Part of me is really worried this is too intimate to write about, especially in this setting, but that’s kind of the issue: A couple weeks ago I lent a friend my backpack. I say “lent” in the sense that a totally separate third party offered it up on my behalf and I passed it over, apologizing that it was “full of Clif Bars and tampons.”

Immediately I took a mental step back, knowing the conversation was about to get tense in that we-both-know-I-menstruate-but-you-were-never-taught-how-to-handle-it way. Instead, the conversation ended normally, us both laughing at how aggressively orange that thing is. I was grateful to finally be speaking to a teenage boy who didn’t react negatively to the word “tampon” and disappointed that I expected anything else.

The first time I asked a health teacher about the availability of tampons in the bathrooms at school, she explained having them in there could lead boys to shoot them at one another. This continues to baffle me. Was this ever an issue? Because if not, she clearly was scrambling for an answer and landed on “feminine product firearm.” And if that were an issue, the school has the ability — and is even required — to provide a health class to teach all students about periods. Solve the problem instead of having roughly 12 percent of the student body checking every reflective surface for blood stains on their clothing at any given time.

If all of the students are acting immaturely around sex ed, maybe it’s not being taught right. Yes, it’s giggly and embarrassing, but in my experience, the vast majority of people grow out of the urge to shoot at each other with tampons through education.

Putting tampons and menstrual pads in the girls bathroom may seem like another way to fix this, but not all of the menstruating students at any given school are girls. Please don’t just take the fastest exit when it comes to students on their periods.

My school does provide tampons in the women’s restrooms on campus. It started the second semester of my freshman year, and until I was a sophomore, it was paid for and provided by a single student. She graduated with the class of 2021, but the school stepped up to fill the gap. The feeling is hard to describe, but it’s a relief to know they’re there in case I need it. And there are a lot of people who need it way more than I do.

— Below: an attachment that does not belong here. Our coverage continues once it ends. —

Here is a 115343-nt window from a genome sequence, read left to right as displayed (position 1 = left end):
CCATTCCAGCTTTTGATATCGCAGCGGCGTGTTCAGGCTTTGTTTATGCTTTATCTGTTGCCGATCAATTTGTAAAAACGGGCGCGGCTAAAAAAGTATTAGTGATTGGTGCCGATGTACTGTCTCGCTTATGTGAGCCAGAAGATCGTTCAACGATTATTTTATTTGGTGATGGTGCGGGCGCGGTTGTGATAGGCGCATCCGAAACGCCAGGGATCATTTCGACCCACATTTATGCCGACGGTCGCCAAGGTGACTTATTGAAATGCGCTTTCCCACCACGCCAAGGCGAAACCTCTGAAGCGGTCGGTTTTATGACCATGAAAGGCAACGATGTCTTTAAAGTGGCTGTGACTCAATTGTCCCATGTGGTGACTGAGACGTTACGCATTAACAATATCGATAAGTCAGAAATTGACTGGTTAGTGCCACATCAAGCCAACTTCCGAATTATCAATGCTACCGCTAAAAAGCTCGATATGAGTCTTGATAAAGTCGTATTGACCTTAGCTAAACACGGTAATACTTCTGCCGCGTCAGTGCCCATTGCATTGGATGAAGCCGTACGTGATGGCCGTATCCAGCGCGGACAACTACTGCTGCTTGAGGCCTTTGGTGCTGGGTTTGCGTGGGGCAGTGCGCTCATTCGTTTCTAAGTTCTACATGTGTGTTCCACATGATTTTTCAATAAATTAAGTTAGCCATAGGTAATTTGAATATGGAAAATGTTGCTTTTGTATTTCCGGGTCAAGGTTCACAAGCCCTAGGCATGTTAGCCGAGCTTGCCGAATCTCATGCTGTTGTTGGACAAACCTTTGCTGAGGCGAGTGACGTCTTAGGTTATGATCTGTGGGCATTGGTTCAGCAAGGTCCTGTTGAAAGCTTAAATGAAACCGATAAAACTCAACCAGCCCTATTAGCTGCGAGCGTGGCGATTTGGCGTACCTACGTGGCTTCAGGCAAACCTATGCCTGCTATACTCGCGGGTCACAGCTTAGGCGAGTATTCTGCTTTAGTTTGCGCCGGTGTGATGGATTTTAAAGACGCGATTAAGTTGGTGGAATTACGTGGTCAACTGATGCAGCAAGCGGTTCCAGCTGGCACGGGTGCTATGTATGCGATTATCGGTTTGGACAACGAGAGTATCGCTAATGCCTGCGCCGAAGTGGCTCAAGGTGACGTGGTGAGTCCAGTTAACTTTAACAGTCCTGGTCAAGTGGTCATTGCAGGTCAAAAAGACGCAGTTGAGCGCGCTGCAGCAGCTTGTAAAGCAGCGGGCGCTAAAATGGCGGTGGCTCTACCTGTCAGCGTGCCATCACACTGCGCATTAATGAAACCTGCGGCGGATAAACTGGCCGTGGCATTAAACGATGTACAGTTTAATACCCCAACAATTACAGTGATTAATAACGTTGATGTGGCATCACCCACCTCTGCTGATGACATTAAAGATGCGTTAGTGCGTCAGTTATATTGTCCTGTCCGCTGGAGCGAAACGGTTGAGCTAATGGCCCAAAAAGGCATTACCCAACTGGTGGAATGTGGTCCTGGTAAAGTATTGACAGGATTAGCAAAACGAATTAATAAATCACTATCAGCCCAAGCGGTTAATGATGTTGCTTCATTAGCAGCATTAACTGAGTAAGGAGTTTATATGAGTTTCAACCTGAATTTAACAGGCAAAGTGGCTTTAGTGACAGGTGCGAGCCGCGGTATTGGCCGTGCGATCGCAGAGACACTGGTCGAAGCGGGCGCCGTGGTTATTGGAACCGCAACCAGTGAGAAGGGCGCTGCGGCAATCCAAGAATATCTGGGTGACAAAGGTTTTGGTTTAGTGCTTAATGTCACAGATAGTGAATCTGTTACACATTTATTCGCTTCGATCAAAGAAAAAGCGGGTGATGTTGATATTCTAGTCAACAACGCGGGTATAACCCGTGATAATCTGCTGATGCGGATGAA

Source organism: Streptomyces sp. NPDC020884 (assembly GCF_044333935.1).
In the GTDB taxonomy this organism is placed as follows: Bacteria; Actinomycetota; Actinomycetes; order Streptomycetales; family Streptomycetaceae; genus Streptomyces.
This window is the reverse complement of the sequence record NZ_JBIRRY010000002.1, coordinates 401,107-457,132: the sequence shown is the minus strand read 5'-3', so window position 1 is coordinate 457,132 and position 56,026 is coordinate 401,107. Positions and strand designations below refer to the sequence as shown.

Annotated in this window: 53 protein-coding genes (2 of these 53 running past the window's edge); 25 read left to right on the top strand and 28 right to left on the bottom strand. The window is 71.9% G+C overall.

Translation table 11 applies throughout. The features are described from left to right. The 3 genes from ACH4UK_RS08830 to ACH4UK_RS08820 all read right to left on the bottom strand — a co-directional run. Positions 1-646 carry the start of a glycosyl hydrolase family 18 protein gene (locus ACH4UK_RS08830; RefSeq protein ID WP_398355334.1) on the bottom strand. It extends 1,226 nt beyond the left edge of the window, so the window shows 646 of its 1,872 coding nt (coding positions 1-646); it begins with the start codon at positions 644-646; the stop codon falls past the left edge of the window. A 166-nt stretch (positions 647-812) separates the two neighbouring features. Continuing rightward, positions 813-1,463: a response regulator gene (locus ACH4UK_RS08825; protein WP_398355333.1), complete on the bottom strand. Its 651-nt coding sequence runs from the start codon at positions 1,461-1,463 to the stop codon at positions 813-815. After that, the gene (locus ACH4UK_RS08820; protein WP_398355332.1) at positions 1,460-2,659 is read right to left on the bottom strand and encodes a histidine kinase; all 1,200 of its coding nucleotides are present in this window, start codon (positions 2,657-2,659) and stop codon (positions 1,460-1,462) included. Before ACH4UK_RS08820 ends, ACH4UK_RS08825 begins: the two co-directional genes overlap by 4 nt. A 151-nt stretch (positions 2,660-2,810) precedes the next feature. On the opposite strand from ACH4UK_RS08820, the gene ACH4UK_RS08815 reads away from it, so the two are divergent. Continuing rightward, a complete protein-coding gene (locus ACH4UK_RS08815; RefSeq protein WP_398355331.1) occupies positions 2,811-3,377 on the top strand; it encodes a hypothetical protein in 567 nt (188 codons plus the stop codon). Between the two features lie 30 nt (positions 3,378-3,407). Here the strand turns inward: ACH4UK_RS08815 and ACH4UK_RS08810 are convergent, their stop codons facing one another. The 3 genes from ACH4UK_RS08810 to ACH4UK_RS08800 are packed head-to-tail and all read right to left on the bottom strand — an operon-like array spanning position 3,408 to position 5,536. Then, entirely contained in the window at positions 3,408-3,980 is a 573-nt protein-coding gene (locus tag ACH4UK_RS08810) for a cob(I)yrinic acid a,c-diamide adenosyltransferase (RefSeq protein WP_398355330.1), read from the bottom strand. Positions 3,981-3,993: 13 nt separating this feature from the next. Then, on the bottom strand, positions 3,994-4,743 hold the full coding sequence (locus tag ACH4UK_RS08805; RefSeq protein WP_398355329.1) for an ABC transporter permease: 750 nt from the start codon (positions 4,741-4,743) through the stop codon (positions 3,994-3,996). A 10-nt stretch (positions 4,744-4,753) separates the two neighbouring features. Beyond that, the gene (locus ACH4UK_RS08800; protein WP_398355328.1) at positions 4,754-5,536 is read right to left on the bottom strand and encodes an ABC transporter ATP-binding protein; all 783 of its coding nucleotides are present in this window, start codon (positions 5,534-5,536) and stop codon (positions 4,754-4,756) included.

Putting aside that they’re objectively a horrible investment, you can only use them once, they’re bad for the planet, and that the alternatives are limited and daunting, pads and tampons also are expensive. Menstrual products in New Mexico are not excluded from sales tax, and according to the New York Times, tampons can cost someone $9-$50 a month. Pads, which tend to be preferred by people just starting their periods and are totally acceptable to use no matter how old you are, are a little bit cheaper. (Please don’t let me make you feel guilty about needing pads and tampons, as far as climate change goes; you are not the problem.)

I am someone who tries to live as climate conscious as possible, constantly persuading people I shop with we don’t need a bag and can walk into the parking lot carrying multiple items in our arms. But somehow when buying sanitary products, we always end up with a bag just big enough for the single item. I still haven’t shaken the feeling of another person’s secondhand embarrassment for my body.

Emma Meyers is a junior at

Santa Fe Prep. Contact her at

(1) comment

Sabine Strohem

Great essay!

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